Friday, February 29, 2008

The Mist

Well the Oscars are over, and I may get around to a blog entry on the four (out of five) "Best Picture" nominated films I saw over the course of two days last weekend. But first let me recommend a great overlooked film - Frank Darabont's The Mist. When I first heard about this my response was kind of "yeah, whatever." I had seen The Fog and it was awful (though the John Carpenter original I hear tell is a lot better). But when I heard that this was a Frank Darabont film, I thought I'd give it a try. After all, the man who made The Shawshank Redemption and The Green Mile, knows how to make a good movie out of a Stephen King story, right? Well, my instincts were right and this is one of the best creature features I've seen in a while. Even Thomas Jane is good in this (didn't know he had it in him).

Frank Darabont at work behind the camera (left)

You would think that a film with a premise like this would be filled with Hollywood cliches. A small town near a military base is covered by a dense fog and people begin to be picked off by prehistoric tentacled monsters hidden in the fog which have been set loose as a result of the military experimenting with inter-dimensional portals. The remarkable thing is that Darabont gets his actors to behave in ways that you could imagine people would behave in a situation like that instead of acting like Hollywood stereotypes. The slow building of suspense as the townspeople in the local supermarket begin to realise that something is amiss is brilliantly carried off and a masterpiece of direction.

Marcia Gay Harden's religious fruitcake "Mrs. Carmody" is a bit of a cheap shot, I guess (why are religious people in movies so often dangerous and crazy?) but her mania provides the Lord of the Flies scenario that sees the grocery store inhabitants revert to their most savage and primitive of survival instincts. A sacrificial victim is needed to appease the blood lust of the monsters and Mrs. Carmody is happy to provide the victims. Renee Girard's concepts of "mimetic violence" and the "scapegoat mechanism" are at work here. A sacrificial social order based on violence is the only thing that can secure salvation for those trapped in the mist enshrouded supermarket. Or is it? Thomas Jane's David Drayton and his little band of dissenters beg to differ and make their escape prefering the monsters in the fog to the ones in the grocery store.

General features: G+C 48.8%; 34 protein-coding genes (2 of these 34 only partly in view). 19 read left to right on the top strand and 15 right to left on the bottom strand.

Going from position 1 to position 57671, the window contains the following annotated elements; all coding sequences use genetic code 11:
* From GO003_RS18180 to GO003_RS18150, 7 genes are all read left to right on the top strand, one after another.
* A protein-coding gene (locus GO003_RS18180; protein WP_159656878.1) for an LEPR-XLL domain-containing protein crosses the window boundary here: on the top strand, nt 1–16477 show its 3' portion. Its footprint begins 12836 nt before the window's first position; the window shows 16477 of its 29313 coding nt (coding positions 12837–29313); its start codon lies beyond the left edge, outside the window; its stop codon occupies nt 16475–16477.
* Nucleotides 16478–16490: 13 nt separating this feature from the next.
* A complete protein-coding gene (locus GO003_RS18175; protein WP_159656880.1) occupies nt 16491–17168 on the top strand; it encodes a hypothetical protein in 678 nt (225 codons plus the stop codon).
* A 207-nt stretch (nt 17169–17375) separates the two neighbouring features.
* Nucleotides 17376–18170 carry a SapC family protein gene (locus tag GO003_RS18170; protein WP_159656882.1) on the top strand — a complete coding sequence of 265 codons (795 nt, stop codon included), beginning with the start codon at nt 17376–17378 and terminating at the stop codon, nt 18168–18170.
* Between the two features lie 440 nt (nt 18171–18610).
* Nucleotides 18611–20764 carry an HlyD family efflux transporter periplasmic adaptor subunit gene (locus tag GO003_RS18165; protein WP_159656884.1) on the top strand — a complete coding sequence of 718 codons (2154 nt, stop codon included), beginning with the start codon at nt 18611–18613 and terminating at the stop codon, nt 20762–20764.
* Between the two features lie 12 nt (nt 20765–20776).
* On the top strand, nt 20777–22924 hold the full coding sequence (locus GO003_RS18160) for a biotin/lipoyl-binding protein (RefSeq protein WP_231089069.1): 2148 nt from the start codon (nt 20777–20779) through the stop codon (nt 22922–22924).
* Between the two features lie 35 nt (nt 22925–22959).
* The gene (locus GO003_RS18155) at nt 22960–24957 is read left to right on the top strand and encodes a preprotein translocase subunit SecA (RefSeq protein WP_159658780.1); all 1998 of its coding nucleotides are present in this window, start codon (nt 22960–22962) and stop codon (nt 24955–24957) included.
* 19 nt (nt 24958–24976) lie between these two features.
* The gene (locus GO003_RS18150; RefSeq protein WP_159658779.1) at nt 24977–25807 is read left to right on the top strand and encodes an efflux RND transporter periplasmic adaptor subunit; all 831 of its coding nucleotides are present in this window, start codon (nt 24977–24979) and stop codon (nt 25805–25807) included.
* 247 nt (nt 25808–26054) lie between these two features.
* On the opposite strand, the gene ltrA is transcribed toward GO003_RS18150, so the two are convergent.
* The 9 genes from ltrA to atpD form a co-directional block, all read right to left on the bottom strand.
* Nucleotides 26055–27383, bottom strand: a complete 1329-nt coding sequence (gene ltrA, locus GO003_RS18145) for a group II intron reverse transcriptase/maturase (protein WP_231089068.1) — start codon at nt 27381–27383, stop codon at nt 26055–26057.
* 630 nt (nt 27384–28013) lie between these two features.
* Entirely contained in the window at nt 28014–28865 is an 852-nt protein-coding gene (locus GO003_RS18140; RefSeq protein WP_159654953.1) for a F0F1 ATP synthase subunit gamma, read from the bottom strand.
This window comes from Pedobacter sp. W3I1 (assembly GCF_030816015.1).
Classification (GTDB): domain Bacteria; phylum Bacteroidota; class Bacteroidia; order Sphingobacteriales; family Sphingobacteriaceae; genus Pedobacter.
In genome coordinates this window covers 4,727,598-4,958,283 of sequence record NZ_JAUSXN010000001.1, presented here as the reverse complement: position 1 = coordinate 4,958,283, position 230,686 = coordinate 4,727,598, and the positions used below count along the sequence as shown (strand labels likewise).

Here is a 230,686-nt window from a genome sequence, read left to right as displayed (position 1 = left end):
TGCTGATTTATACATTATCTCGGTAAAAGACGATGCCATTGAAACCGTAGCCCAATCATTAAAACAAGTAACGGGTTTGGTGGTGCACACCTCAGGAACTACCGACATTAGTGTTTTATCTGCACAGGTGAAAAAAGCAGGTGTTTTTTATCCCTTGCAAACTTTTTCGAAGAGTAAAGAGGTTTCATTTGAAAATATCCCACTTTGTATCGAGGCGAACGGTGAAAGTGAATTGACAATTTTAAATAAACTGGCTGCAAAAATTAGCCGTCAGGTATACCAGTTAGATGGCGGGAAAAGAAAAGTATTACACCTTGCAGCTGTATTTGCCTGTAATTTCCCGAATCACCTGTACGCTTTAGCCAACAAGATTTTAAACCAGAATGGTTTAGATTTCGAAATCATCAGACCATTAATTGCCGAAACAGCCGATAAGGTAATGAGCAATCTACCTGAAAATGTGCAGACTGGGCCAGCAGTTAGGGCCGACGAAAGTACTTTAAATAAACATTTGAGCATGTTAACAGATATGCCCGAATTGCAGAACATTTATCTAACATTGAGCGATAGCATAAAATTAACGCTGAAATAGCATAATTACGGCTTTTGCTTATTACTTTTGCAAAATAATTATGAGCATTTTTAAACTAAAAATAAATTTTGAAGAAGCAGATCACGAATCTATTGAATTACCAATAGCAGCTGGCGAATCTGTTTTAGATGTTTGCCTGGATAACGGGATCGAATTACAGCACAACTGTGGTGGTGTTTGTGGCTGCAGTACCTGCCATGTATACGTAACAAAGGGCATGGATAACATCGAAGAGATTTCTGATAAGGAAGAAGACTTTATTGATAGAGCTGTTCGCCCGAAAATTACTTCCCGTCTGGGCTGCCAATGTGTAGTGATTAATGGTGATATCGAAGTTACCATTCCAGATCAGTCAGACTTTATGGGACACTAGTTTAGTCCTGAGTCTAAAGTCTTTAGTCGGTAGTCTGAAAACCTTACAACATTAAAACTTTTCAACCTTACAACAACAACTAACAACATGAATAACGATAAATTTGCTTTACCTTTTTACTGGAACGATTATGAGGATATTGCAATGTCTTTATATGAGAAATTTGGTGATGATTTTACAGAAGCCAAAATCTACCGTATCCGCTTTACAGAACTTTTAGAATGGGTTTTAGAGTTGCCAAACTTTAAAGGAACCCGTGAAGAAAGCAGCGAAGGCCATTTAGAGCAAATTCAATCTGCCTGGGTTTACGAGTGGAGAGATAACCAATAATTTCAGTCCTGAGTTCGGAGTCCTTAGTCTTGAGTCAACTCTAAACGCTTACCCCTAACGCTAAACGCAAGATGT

A warning-the ending of this film is very downbeat. By the final act, you feel like you really need the payoff of a happy ending but it doesn't come. This shows a lot of restraint on Darabont's part as he makes good on his intention to be faithful to the original story, even at the risk of alienating the audience. Four stars from me.

1 comment:

Ludicrousity said...

There is no way I could cope with that film...


Share |